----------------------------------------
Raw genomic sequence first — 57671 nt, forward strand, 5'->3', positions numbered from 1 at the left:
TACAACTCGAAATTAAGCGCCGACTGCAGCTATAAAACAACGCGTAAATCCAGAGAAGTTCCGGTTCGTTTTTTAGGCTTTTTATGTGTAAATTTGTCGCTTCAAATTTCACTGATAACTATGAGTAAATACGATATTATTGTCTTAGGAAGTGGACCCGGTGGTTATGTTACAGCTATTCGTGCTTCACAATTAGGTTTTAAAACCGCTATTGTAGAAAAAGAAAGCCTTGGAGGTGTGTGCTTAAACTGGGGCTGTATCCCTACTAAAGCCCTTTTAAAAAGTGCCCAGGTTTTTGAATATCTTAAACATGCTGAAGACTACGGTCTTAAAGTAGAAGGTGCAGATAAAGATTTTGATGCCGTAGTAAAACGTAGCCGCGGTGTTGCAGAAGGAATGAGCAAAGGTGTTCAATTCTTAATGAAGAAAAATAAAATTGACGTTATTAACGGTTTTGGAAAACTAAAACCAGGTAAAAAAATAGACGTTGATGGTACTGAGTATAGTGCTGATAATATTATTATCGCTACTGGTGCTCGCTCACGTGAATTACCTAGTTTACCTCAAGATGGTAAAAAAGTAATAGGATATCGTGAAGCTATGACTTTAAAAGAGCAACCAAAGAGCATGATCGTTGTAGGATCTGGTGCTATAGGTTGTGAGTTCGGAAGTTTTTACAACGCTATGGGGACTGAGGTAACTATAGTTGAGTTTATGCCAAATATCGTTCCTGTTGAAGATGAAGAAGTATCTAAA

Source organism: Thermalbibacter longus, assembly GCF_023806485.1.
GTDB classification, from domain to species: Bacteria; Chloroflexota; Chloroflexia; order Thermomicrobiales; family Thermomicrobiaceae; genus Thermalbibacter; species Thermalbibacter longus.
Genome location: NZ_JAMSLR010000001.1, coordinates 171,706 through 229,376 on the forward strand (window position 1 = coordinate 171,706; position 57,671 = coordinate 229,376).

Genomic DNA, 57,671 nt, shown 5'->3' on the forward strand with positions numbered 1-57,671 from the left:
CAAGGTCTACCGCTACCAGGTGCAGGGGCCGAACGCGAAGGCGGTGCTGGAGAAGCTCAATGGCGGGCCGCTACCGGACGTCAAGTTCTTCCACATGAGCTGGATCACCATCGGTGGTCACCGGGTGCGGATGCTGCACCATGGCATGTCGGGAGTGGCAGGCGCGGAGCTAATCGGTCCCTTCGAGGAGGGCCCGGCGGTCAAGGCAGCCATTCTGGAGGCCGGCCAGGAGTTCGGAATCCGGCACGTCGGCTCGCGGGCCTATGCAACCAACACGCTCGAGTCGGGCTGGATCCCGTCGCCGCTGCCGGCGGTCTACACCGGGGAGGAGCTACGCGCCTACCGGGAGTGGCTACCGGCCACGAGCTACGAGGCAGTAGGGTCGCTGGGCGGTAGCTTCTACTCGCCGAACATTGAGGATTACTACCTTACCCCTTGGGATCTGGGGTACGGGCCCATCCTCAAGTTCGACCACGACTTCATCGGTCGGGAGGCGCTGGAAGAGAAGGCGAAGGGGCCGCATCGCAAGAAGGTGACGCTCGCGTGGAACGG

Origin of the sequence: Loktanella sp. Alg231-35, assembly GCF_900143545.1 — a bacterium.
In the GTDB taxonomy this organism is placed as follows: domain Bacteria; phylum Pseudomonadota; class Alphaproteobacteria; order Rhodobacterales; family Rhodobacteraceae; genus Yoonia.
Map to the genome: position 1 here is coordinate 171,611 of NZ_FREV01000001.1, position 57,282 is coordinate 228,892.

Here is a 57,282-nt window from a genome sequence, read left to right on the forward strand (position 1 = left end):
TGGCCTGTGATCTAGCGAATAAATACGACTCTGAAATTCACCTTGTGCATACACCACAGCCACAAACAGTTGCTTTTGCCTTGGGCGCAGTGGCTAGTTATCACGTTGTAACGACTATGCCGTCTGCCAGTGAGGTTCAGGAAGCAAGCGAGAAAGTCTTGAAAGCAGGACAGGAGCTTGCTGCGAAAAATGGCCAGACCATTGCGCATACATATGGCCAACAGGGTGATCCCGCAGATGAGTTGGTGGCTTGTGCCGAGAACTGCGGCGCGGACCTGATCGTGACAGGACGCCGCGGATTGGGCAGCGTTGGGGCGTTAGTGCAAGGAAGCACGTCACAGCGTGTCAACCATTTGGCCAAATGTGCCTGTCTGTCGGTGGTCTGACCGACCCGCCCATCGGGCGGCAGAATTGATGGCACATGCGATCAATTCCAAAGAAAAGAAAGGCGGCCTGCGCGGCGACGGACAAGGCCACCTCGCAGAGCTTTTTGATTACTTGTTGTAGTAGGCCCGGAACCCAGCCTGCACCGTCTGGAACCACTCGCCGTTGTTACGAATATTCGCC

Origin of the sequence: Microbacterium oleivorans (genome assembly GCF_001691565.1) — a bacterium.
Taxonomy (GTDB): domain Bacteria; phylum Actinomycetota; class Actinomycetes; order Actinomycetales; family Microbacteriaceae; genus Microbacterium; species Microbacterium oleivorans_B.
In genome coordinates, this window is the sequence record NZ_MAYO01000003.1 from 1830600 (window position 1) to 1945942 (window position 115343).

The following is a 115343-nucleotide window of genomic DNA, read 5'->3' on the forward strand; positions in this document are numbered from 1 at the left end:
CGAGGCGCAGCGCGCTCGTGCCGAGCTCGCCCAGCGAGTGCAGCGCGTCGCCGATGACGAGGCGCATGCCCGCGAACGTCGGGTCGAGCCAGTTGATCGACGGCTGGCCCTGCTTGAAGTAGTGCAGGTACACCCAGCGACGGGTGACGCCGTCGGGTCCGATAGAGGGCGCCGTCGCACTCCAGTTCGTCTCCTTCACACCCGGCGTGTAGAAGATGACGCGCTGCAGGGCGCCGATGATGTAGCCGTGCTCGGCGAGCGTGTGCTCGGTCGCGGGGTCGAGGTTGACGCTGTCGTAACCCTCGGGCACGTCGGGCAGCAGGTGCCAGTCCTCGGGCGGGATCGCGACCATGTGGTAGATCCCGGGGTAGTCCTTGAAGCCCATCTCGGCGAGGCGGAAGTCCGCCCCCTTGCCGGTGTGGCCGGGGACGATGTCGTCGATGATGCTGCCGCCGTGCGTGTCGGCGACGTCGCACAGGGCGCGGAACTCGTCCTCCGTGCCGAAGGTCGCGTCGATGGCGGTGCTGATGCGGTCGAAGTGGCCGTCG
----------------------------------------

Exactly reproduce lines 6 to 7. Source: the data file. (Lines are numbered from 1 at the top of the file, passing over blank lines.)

Genomic DNA, 57,671 nt, shown 5'->3' on the forward strand with positions numbered 1-57,671 from the left:
CAAGGTCTACCGCTACCAGGTGCAGGGGCCGAACGCGAAGGCGGTGCTGGAGAAGCTCAATGGCGGGCCGCTACCGGACGTCAAGTTCTTCCACATGAGCTGGATCACCATCGGTGGTCACCGGGTGCGGATGCTGCACCATGGCATGTCGGGAGTGGCAGGCGCGGAGCTAATCGGTCCCTTCGAGGAGGGCCCGGCGGTCAAGGCAGCCATTCTGGAGGCCGGCCAGGAGTTCGGAATCCGGCACGTCGGCTCGCGGGCCTATGCAACCAACACGCTCGAGTCGGGCTGGATCCCGTCGCCGCTGCCGGCGGTCTACACCGGGGAGGAGCTACGCGCCTACCGGGAGTGGCTACCGGCCACGAGCTACGAGGCAGTAGGGTCGCTGGGCGGTAGCTTCTACTCGCCGAACATTGAGGATTACTACCTTACCCCTTGGGATCTGGGGTACGGGCCCATCCTCAAGTTCGACCACGACTTCATCGGTCGGGAGGCGCTGGAAGAGAAGGCGAAGGGGCCGCATCGCAAGAAGGTGACGCTCGCGTGGAACGG